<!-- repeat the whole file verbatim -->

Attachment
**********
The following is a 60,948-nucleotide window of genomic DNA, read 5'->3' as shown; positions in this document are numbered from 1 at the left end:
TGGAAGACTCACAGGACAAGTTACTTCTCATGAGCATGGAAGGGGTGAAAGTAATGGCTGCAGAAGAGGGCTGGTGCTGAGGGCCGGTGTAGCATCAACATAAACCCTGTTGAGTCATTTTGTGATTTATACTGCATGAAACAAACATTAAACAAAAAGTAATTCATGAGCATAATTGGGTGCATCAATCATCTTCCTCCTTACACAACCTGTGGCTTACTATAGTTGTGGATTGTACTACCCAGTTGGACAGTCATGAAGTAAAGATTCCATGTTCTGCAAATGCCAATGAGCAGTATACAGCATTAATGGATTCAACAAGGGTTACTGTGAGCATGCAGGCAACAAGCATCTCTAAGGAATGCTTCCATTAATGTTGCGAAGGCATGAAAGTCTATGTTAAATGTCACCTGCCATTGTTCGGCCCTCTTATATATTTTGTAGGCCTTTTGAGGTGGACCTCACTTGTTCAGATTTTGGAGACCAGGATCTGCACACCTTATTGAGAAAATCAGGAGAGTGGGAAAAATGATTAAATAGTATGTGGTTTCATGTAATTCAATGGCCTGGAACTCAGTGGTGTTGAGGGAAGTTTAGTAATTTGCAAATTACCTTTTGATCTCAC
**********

The following is a 60,948-nucleotide window of genomic DNA, read 5'->3' as shown; positions in this document are numbered from 1 at the left end:
TGGAAGACTCACAGGACAAGTTACTTCTCATGAGCATGGAAGGGGTGAAAGTAATGGCTGCAGAAGAGGGCTGGTGCTGAGGGCCGGTGTAGCATCAACATAAACCCTGTTGAGTCATTTTGTGATTTATACTGCATGAAACAAACATTAAACAAAAAGTAATTCATGAGCATAATTGGGTGCATCAATCATCTTCCTCCTTACACAACCTGTGGCTTACTATAGTTGTGGATTGTACTACCCAGTTGGACAGTCATGAAGTAAAGATTCCATGTTCTGCAAATGCCAATGAGCAGTATACAGCATTAATGGATTCAACAAGGGTTACTGTGAGCATGCAGGCAACAAGCATCTCTAAGGAATGCTTCCATTAATGTTGCGAAGGCATGAAAGTCTATGTTAAATGTCACCTGCCATTGTTCGGCCCTCTTATATATTTTGTAGGCCTTTTGAGGTGGACCTCACTTGTTCAGATTTTGGAGACCAGGATCTGCACACCTTATTGAGAAAATCAGGAGAGTGGGAAAAATGATTAAATAGTATGTGGTTTCATGTAATTCAATGGCCTGGAACTCAGTGGTGTTGAGGGAAGTTTAGTAATTTGCAAATTACCTTTTGATCTCAC